The previous system limited the ability for the producers of media content to find audio, video or newspaper items quickly.
Several years ago, HRT recognized that its audio and video archive lacked a robust records management capability, limiting access and governance of its valuable historic archive of audio, video and newspaper articles. This also reduced the efficiency of administration staff responsible for invoicing, and other critical commercial and legal tasks.
The previous system limited the ability for the producers of media content to find audio, video or newspaper items quickly. Further, the lack of detailed auditing tools also posed risks to the security of HRT’s historical archive, says Ivan Špelic, Chief Executive Officer, BCC Services. “They possessed something that was most valuable and there was the threat of it being lost,” says Špelic.
Further complicating matters, users were relying on 10 custom applications connected to a Meridio document management system using the Meridio API. HRT wanted to avoid retraining its staff when moving to a new enterprise content management system.
“With the help of BCC, HRT moved its entire broadcast archive and administrative functions to OpenText™ Content Manager—a total of more than 2.5 million records.
By connecting Content Manager to existing systems, minimal changes were needed in the end user interface and training costs could be drastically reduced. Existing applications were connected via .NET APIs and web services.
OpenText™ also brought the skills of partner BCC Services Croatia, which took the lead role in migrating and testing the solution.
I’m confident that Content Manager will have an important role in the enhancement of business-critical processes.
BCC Services has been a market leader in the integration of document and records management solutions in the Adriatic region for more than 20 years, and has many government and enterprise customers. The company was able to perform the migration in a few months, with no negative affect on HRT’s production environment. The final migration of the system from the old production environment to the new one was performed over three separate weekends to minimize any impact to HRT’s operations.
“After years of cooperation that led us to a good understanding of the customer’s environment, we proposed Content Manager to HRT since we felt it was addressing the customers’ needs better than any other solution on the market,” says Špelic.
The open architecture of Content Manager was a key benefit over other solutions, says Boris Kotarski, the Chief Technology Officer at HRT.
“The open architecture of Content Manager enables us to integrate it with other IT systems used by HRT, supporting TV and radio program production, so that one central, integrated platform is used for all document and records management,” Kotarski says.
Staff members now have more advanced features they can use to search for audio, video, photos, and newspaper articles in the broadcaster’s vast archive. They can search metadata stored in Content Manager as well as search the content of audio, video and newspaper articles. They can also see each item’s lending history and whether an item is currently on loan.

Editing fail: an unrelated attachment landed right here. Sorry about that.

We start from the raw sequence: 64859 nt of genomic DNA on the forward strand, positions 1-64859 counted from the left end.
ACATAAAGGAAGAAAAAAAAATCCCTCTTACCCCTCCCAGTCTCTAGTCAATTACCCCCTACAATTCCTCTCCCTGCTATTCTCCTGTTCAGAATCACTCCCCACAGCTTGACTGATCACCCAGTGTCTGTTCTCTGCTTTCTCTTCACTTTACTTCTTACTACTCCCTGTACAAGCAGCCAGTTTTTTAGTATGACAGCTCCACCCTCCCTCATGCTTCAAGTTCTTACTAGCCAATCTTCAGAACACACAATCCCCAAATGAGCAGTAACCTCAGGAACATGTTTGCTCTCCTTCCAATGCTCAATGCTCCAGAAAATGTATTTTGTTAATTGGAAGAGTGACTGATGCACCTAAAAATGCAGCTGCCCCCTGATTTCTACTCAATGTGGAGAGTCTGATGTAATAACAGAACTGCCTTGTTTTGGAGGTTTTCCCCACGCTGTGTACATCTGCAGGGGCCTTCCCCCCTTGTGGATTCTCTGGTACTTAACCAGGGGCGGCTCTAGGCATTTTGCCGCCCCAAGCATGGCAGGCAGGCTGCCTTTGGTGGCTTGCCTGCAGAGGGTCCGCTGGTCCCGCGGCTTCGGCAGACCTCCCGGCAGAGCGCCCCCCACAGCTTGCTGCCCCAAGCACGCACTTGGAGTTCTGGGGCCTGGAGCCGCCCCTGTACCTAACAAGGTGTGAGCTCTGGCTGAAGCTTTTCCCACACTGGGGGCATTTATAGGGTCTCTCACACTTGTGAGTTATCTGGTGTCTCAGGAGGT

Quick preview controls allow users to see documents without having to download them first, while caching of recently accessed documents means that servers are highly responsive, resulting in faster retrieval of documents.
Content Manager’s responsive web interface allows users to access content such as scanned newspaper articles or audio files on their mobile devices. This saves time by making this information available anywhere.
Benefits are also being seen in HRT’s accounting and legal department, due to the ability to track invoices and contracts. The organization has begun using the system to archive electronic and printed invoices. Various departments, from legal to procurement, can use it to store contracts.
By storing contracts and other items this way, it is much easier to find them, as well as track their status. For example, users could see how long it took for a contract to be signed. Managers can approve contracts using a browser and the system speeds up the approval process by emailing managers when contracts are ready to sign. Access can also be restricted according to users’ security level.
Not only is HRT seeing the benefits of faster, more accessible search and closer tracking of its archive, it could also eventually move to a single search function across all its data. This is possible using the OpenText™ IDOL big data engine, which underpins the searching capabilities within Content Manager.
By extending the use of IDOL technology, the broadcaster could also search other unstructured data from other systems. IDOL can even index speech based on topics being discussed and the emotional tone being used. The technology can also recognize faces in images, as well as age, expressions and gender.
“I’m confident that Content Manager will, in the future, have an important role in the enhancement of business-critical processes and building new solutions for access to media archive and digital content,” says Kotarski.
The open architecture of Content Manager enables us to integrate it with other IT systems used by HRT, supporting TV and radio program production, so that one central, integrated platform is used for all document and records management.
Croatian Radiotelevision (HRT) is a national broadcaster with television and radio stations and 3,000 employees. Its audio and video database includes more than 350,000 video tapes, including footage of national significance.